Elyakim (Peter) Taussig. Pianist, teacher, composer, video producer, b Bratislava, Czechoslovakia, 27 Feb 1944, naturalized Israeli 1949, naturalized Canadian 1976; BA Islamic studies (Jerusalem) 1965, Artist Diploma (Toronto) 1969, M MUS (Toronto) 1970, diploma, TV production (Ryerson) 1982. Elyakim Taussig studied piano with Edith Kraus in Israel 1951-65 and with Anton Kuerti in Toronto 1968-70 and received the first M MUS in performance granted by the University of Toronto. He was an award winner at the 1970 Busoni Competition in Italy. He has performed in Europe, Israel, and Japan, and in Canada with the Toronto Symphony, the Vancouver Symphony Orchestra, the National Arts Centre Orchestra (with whom he premiered Doug Riley'sConcerto 25 Apr 1982), and other orchestras. He played as a duo-pianist with his wife, Kathryn (Anne) Root - b Stratford, Ont, 5 Dec 1945; B MUS (Toronto) 1970, M MUS (Indiana) 1972, a pupil of Anton Kuerti and György Sebök. As well, Taussig performed with the innovative performance-art ensemble Camerata as a soloist and chamber musician 1972-9, and as its music director 1972-5. He was the music director 1973-5 at the Shaw Festival and the artistic director 1980-2 of Stratford Summer Music. The inaugural season of the latter (1981) included the premiere of Mary Lou Fallis's Primadonna and a recital by Elly Ameling, with Taussig as accompanist. In the early 1970s Taussig became known as a player of fluent technique and bold style. The critic John Kraglund (Toronto Globe and Mail, 27 Nov 1972) found his Beethoven and Schubert 'at times hard and scintillating, at others meltingly lyrical [though] often for the sake of contrast rather than for musical reasons.' Taussig taught 1972-3 at the University of Toronto, and 1988-91 taught video production and electronic music at Ryerson Polytechnical Institute in Toronto.
Taussig's compositions and inter-disciplinary works, which date from the mid-1970s on, employ traditional instrumentation, as in Hantarish (1986) for two pianos, and Braithwaite's Original Brass Band (1989) commissioned by the Winnipeg Symphony Orchestra, and also mixed media and electroacoustic techniques, as in St. Goldberg of Bialistok Finds His Cross (1981) for voice, piano, strings and feedback, and Hollywood for orchestra, piano and video (presented by Orchestra London Canada in 1985). Beginning in the 1980s he prepared 17 videos, including his 1990 video opera Catatonics, and the documentary Elements: Air, Fire, Water, Earth (1986). Described by William Littler as a 'tireless innovator' (Toronto Star, 10 Mar 1981), Taussig also developed several theatre or cabaret concerts with which he toured in Canada and the USA, including Taussig and Enemies (1983) and My Friend Ludwig (1984). His My Memorial Service, purportedly created to mark the end of his career as a classical concert pianist, was premiered at the Music Gallery 25 Sep 1987 by Taussig with an actor, dancers, and videos.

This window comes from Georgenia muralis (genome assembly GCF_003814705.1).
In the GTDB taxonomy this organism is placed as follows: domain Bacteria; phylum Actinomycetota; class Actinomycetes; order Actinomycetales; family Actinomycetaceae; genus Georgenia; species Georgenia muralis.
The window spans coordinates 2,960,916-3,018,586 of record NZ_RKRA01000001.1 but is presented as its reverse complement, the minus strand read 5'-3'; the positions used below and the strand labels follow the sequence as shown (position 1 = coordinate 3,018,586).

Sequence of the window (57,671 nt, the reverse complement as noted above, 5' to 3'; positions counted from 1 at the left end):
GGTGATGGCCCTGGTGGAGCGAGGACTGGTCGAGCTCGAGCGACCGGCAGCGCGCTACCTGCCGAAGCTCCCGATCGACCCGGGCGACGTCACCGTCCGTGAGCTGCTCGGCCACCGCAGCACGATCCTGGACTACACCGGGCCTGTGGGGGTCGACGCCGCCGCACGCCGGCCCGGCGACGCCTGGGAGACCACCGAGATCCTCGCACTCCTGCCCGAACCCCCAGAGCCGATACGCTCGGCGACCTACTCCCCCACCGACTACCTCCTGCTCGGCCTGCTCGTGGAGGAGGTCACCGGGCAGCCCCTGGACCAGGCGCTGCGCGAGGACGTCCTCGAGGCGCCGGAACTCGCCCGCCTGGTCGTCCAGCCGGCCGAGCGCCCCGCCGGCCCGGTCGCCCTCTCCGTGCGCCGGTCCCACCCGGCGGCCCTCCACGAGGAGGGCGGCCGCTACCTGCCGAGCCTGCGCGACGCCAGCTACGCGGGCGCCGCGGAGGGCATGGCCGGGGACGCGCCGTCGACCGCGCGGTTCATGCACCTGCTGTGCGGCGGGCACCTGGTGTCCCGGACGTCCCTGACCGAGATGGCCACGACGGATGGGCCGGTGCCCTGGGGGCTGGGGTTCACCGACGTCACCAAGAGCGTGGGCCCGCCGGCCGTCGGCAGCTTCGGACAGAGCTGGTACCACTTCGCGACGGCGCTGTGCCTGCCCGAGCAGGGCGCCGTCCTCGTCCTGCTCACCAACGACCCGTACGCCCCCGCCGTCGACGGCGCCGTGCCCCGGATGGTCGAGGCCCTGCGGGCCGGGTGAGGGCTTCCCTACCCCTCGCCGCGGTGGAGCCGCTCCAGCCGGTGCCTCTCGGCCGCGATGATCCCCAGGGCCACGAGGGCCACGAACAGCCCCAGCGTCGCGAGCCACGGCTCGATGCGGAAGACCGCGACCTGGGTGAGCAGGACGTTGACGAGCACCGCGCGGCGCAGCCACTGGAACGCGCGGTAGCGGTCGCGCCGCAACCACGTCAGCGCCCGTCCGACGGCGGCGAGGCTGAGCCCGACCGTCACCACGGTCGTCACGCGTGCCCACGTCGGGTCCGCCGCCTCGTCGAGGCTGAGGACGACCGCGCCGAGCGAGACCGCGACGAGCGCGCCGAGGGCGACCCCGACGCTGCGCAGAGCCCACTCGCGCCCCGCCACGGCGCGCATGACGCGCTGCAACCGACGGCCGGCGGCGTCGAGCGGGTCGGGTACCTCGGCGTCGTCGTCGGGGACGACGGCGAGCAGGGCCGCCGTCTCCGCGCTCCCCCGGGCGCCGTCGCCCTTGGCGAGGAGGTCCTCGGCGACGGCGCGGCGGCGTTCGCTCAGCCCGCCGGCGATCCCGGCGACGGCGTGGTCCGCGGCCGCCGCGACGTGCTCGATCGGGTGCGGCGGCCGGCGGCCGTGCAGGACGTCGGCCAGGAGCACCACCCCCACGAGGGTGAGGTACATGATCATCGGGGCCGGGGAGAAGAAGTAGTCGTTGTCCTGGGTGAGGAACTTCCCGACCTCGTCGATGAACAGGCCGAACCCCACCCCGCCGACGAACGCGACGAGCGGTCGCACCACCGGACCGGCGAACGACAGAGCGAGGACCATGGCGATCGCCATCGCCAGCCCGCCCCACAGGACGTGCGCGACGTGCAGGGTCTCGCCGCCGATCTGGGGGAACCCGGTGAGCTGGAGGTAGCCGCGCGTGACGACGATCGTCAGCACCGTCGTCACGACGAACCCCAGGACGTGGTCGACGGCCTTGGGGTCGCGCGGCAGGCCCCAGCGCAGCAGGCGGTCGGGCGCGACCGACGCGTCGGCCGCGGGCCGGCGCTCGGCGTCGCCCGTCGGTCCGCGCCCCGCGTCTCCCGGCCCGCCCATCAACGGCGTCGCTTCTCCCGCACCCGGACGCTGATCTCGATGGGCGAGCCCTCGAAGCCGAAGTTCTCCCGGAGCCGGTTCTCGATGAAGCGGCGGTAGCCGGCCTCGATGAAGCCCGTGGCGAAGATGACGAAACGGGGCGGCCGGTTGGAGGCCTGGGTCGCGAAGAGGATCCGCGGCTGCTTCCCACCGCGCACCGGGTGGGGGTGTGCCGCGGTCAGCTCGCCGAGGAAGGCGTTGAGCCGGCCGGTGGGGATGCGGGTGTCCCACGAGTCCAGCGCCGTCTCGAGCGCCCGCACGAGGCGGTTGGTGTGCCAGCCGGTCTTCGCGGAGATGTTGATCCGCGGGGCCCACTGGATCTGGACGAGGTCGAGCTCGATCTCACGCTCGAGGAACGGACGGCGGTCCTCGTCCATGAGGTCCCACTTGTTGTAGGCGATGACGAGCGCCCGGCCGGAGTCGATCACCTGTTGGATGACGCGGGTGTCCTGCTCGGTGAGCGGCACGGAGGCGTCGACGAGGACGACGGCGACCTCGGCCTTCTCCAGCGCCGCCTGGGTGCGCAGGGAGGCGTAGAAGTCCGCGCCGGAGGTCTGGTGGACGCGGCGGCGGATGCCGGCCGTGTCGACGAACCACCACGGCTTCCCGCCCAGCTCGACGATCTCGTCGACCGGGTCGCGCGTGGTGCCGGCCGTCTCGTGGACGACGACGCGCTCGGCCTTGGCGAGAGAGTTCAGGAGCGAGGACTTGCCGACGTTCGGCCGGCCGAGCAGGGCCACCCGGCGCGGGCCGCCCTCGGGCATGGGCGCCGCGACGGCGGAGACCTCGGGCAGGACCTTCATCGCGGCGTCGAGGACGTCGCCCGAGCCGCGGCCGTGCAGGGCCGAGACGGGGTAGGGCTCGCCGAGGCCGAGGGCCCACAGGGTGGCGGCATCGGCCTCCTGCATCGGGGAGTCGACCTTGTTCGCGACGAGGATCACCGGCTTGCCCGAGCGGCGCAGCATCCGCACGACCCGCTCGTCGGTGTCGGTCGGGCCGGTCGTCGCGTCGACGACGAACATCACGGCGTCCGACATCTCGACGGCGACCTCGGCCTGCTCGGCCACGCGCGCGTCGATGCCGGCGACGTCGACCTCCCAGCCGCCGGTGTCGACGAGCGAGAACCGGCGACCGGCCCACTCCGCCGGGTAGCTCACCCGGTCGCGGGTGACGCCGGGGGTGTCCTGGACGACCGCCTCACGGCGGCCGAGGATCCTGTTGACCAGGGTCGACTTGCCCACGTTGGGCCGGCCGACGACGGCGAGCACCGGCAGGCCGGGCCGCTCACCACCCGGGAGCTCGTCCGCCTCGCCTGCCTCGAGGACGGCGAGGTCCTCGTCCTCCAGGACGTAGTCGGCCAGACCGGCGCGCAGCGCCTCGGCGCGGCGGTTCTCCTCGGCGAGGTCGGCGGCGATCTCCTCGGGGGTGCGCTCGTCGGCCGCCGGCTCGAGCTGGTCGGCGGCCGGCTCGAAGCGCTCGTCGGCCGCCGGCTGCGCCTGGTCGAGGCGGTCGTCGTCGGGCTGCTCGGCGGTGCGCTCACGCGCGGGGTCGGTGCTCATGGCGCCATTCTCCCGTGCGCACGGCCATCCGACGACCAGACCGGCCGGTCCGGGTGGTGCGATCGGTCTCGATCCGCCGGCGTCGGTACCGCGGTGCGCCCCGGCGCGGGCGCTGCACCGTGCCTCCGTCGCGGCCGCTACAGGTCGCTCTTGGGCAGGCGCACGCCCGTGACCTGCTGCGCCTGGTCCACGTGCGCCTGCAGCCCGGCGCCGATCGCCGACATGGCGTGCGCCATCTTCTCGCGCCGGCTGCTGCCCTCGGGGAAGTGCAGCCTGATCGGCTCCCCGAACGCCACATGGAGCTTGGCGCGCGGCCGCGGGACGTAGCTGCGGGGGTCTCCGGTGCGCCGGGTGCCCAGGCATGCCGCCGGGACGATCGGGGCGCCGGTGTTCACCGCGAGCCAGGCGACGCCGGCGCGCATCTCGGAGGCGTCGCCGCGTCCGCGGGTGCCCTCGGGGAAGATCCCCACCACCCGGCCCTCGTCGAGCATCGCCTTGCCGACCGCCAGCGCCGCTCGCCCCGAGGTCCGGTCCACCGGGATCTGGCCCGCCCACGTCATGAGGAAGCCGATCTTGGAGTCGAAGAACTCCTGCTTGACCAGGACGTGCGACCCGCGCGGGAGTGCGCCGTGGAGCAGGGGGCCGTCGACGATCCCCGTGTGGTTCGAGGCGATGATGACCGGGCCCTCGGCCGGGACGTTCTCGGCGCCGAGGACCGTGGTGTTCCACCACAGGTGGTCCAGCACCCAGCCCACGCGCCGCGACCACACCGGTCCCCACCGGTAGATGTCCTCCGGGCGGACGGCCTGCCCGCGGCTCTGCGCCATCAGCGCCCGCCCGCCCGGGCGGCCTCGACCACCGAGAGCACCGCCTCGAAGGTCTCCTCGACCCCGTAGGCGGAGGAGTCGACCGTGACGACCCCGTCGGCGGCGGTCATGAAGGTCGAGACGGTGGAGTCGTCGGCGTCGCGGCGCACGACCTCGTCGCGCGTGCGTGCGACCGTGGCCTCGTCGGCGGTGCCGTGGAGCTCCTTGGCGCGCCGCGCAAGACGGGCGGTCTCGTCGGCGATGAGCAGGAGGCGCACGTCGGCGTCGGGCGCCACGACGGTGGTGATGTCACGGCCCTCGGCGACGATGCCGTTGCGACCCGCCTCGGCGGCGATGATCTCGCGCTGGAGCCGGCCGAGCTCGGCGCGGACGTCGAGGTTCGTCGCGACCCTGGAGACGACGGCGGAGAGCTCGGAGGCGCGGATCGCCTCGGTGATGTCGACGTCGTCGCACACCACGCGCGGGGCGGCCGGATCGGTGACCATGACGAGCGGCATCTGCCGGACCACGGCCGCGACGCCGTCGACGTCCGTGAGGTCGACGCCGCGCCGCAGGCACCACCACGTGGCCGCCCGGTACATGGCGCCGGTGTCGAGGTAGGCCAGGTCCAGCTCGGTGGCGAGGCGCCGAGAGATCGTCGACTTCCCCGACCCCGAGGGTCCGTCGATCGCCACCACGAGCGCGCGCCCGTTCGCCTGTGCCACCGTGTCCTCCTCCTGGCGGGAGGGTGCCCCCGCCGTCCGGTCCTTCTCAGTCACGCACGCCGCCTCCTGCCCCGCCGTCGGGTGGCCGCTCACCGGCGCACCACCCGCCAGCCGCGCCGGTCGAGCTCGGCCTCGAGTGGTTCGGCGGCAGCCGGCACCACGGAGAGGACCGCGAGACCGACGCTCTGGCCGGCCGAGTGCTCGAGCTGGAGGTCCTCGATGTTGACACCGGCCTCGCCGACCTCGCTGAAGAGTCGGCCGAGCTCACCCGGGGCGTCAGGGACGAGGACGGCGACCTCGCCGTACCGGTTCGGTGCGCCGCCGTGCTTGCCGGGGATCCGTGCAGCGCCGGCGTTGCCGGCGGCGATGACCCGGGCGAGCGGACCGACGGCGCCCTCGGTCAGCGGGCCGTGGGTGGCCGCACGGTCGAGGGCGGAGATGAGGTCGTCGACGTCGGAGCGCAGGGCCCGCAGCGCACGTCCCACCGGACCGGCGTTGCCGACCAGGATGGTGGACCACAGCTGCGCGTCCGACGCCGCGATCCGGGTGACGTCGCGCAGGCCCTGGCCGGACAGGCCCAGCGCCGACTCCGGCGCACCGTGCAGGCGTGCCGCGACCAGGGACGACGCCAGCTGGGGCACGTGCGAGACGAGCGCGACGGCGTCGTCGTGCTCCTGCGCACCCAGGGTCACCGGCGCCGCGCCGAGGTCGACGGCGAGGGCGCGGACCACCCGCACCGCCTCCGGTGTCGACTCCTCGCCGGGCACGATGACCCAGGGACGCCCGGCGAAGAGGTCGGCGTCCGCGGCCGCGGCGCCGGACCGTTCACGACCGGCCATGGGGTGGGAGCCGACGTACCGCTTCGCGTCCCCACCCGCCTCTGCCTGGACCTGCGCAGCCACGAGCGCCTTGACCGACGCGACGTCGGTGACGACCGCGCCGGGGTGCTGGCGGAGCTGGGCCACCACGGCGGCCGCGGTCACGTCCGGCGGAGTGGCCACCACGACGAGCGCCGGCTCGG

In 1991, Taussig ceased all live performances. He lived at a spiritual retreat in Massachusetts 1991-5 before becoming the Royal Conservatory of Music's technology consultant in 1996. After being diagnosed with carpal tunnel syndrome that rendered him unable to play piano with his right hand, he recorded a pioneering version of Bach's Art of the Fugue, employing a Yamaha Disklavier grand piano. This concert-quality instrument allowed Taussig to record each fugue voice with his left hand and to perfect articulation and phrasing using a computer program. (His inspiration for this project was Glenn Gould's 1966 article in High Fidelity on the future of recorded music.) Taussig subsequently employed the same technique to record Bach's Well-Tempered Clavier, Book 1.